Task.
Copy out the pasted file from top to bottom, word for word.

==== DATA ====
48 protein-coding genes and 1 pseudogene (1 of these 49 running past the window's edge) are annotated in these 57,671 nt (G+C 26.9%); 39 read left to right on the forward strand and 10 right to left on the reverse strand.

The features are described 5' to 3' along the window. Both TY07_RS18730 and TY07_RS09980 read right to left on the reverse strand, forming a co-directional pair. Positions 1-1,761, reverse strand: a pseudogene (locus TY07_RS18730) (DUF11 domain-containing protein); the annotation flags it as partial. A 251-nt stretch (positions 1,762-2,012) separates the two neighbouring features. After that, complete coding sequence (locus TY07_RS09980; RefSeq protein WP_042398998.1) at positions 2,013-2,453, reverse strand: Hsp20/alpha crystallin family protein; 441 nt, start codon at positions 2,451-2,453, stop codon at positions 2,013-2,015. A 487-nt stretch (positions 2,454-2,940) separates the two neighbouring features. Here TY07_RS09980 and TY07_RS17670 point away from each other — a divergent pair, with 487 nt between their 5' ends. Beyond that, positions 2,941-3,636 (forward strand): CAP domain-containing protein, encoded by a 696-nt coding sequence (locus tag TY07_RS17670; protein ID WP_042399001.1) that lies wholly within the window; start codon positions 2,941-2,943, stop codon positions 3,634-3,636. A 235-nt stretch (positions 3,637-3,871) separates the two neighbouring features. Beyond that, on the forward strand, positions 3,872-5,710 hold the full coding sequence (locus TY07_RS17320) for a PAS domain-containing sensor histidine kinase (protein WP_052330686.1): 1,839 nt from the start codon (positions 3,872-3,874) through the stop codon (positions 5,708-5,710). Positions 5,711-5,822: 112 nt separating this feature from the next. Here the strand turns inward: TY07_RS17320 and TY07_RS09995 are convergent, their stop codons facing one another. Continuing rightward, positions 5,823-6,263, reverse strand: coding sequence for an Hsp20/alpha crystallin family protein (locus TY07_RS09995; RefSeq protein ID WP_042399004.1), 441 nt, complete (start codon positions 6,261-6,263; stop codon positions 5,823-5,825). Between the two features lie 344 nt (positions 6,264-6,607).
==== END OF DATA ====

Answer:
48 protein-coding genes and 1 pseudogene (1 of these 49 running past the window's edge) are annotated in these 57,671 nt (G+C 26.9%); 39 read left to right on the forward strand and 10 right to left on the reverse strand.

The features are described 5' to 3' along the window. Both TY07_RS18730 and TY07_RS09980 read right to left on the reverse strand, forming a co-directional pair. Positions 1-1,761, reverse strand: a pseudogene (locus TY07_RS18730) (DUF11 domain-containing protein); the annotation flags it as partial. A 251-nt stretch (positions 1,762-2,012) separates the two neighbouring features. After that, complete coding sequence (locus TY07_RS09980; RefSeq protein WP_042398998.1) at positions 2,013-2,453, reverse strand: Hsp20/alpha crystallin family protein; 441 nt, start codon at positions 2,451-2,453, stop codon at positions 2,013-2,015. A 487-nt stretch (positions 2,454-2,940) separates the two neighbouring features. Here TY07_RS09980 and TY07_RS17670 point away from each other — a divergent pair, with 487 nt between their 5' ends. Beyond that, positions 2,941-3,636 (forward strand): CAP domain-containing protein, encoded by a 696-nt coding sequence (locus tag TY07_RS17670; protein ID WP_042399001.1) that lies wholly within the window; start codon positions 2,941-2,943, stop codon positions 3,634-3,636. A 235-nt stretch (positions 3,637-3,871) separates the two neighbouring features. Beyond that, on the forward strand, positions 3,872-5,710 hold the full coding sequence (locus TY07_RS17320) for a PAS domain-containing sensor histidine kinase (protein WP_052330686.1): 1,839 nt from the start codon (positions 3,872-3,874) through the stop codon (positions 5,708-5,710). Positions 5,711-5,822: 112 nt separating this feature from the next. Here the strand turns inward: TY07_RS17320 and TY07_RS09995 are convergent, their stop codons facing one another. Continuing rightward, positions 5,823-6,263, reverse strand: coding sequence for an Hsp20/alpha crystallin family protein (locus TY07_RS09995; RefSeq protein ID WP_042399004.1), 441 nt, complete (start codon positions 6,261-6,263; stop codon positions 5,823-5,825). Between the two features lie 344 nt (positions 6,264-6,607).